Our analyzer contains two major functions: extracting log signatures and grouping similar logs sequences. As discussed in observation (1), system logs are very "noisy", containing many log events irrelevant to the problem. We also observed (Table 1) that 2-4 key log events are sufficient to serve as a problem signature.
In order to extract log signatures, our log analyzer automatically ranks log events based on their "importance" As mentioned in observation (2), important log events are difficult to locate and can be far away from critical events (failure points). To solve this challenge, we apply statistical techniques to infer the dependency between the system states represented by log events. Then we design a heuristic algorithm to estimate the "importance" of a log event based on the following two rules:
(1) Between two dependent log events, the temporally precedent event is usually more important than its successor. If two log events are dependent, the earlier one usually captures the system state that is closer to the beginning of the error propagation process.
(2) The larger dependence "fan-out" a log event has, the more important it is. Our reasoning is that if a log event has a dependence relationship with many other log events and it precedes other log events, it signifies a critical system state.
In this manner, we compute "important" log events for a given problem and rank the top four events which we then use as the problem signature. Even if the signature is not entirely accurate, we believe the process of extracting important events and highlighting those can greatly reduce the time spent by customer support staff in manually analyzing logs.
The second function of our log analyzer is to identify similar log sequences As described in observation (3), similar log sequences, that represent the same problem root cause, might not have exactly the same set of key log events. Therefore, our log grouping engine clusters logs based on their similarity, by mapping log signatures into a vector space with each log event as a dimension. We then apply unsupervised classification techniques to group similar sequences together based on their relative positions in the vector space [41].
Since we are still exploring the design space and evaluating the effectiveness of our log analysis techniques, the details of the log analyzer are beyond the scope of this paper and remain as our future work.

6  Related Work

6.1  Problem Characteristic Studies

There have been many prior studies that categorize computer system problems and identify root causes such as we have done.
A number of studies show that operator mistakes are one of the major causes of failures. One of the first studies of fault analysis on commercial fault-tolerant systems [21] analyzes Tandem System outages with more than 2000 systems in scope. Gray classifies causes into 5 major categories and 13 sub-categories, and finds that operator error is the largest single cause of failure in deployed Tandem systems. Murphy and Gent examine causes of system crashes in VAX systems between 1985 and 1993, and find that system management caused more than half of the failures, software about 20%, and hardware about 10% [42]. Similarly, the characteristic study by Oppenheimer et al. classifies Internet service failures into component failures and service failures, and further analyzes root causes for each failure type for each Internet service [45]. They also found that operator error is the largest cause of failures in two of the three services, and configuration errors are the largest category of operator errors. While their work focuses on system outages, we are also interested in failures that don't lead to outages. We classify storage system failures based on symptoms as well as root causes, and further show the correlations between problem root cause, symptom and resolution time.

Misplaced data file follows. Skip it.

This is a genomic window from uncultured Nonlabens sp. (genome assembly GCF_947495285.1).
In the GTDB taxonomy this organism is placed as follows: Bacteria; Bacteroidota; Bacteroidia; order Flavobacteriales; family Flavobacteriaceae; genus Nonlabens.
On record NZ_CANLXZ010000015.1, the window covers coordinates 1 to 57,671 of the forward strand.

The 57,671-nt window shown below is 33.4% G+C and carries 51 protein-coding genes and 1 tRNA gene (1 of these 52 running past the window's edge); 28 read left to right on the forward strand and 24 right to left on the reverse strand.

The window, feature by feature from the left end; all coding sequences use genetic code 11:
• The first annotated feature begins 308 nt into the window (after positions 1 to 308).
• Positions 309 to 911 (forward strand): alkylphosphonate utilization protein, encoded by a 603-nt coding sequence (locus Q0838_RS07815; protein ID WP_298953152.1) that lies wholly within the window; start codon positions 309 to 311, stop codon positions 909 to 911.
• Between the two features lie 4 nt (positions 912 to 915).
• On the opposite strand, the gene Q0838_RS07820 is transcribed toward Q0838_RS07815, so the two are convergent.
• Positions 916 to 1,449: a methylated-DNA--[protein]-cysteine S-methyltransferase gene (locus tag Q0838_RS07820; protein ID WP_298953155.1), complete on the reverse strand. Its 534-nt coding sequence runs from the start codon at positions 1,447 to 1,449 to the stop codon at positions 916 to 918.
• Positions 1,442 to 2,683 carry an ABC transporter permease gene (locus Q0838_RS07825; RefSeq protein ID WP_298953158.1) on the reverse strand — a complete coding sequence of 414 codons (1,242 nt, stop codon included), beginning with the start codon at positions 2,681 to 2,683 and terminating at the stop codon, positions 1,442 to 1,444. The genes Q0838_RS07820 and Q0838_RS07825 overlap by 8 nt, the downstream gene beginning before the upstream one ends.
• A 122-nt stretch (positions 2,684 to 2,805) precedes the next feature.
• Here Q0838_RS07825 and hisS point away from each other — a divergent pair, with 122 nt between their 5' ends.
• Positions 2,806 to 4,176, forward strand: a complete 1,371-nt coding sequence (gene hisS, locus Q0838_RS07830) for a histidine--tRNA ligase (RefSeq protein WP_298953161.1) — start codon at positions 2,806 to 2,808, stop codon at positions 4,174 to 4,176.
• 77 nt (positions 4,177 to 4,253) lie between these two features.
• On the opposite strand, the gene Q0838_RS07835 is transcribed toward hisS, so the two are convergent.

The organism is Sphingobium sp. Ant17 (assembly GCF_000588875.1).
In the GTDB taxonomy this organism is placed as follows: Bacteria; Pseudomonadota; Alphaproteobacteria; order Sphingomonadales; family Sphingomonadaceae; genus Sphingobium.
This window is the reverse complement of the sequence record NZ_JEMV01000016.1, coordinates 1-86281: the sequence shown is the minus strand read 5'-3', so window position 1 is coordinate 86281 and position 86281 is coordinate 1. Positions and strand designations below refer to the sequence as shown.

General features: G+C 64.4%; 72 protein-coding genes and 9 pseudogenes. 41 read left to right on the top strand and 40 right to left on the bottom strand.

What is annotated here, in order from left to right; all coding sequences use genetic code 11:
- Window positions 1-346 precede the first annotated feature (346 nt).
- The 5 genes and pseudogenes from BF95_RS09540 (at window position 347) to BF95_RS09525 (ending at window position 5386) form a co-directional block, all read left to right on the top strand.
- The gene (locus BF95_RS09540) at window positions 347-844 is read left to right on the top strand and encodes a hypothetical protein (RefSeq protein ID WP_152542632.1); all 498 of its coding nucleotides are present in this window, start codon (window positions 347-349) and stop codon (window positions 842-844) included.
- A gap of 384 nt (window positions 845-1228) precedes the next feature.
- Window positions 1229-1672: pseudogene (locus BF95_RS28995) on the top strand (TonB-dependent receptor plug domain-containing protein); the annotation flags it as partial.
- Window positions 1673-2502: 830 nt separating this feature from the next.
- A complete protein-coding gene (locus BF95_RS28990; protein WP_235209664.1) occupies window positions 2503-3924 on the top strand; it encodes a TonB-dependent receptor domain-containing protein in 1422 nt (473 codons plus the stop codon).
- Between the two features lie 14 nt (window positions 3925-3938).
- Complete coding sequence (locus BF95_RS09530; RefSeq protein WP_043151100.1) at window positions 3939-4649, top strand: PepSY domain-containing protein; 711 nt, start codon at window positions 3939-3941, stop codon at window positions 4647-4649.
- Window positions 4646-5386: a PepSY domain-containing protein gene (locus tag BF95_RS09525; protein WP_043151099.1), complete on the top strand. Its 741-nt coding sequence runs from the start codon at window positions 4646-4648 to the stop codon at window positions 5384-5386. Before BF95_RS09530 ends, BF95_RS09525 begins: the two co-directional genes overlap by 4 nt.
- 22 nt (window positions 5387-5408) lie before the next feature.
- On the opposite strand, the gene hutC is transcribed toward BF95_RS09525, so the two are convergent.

Ganapathi et al. have developed a categorization framework for Windows registry related problems [20]. Similar to our work, their classification is based on problem manifestation and scope of impact to help understand the problem. Although they have described some causes to problem manifestations, they do not have a clear classification for it. Since our goal is to be able to do problem diagnosis, we study not only the problem symptoms, but also root causes of those symptoms.
Some failure studies are also conducted on storage systems. Jiang et al. conduct a characteristic study of NetApp storage subsystem failures [27,28]. They classify storage subsystem failures into four types, and then study how storage subsystem components can affect storage subsystem reliability.

6.2  Troubleshooting Studies

Since troubleshooting is very time-consuming, quite a few studies have been trying to make it more efficient by automating the process. By studying characteristics of problem tickets in an enterprise IT infrastructure, researchers in IBM T.J. Watson built PDA, a problem diagnosis tool, to help solving problems more efficiently [24]. Banga attempts to automate the diagnosis process of appliance field problems that is usually performed by human experts: system health monitoring and error detection, component sanity checking, and configuration change tracking [6]. Redstone et al. propose a vision of an automated problem diagnosis system by capturing symptoms from users' desktops and matching them against problem database [48].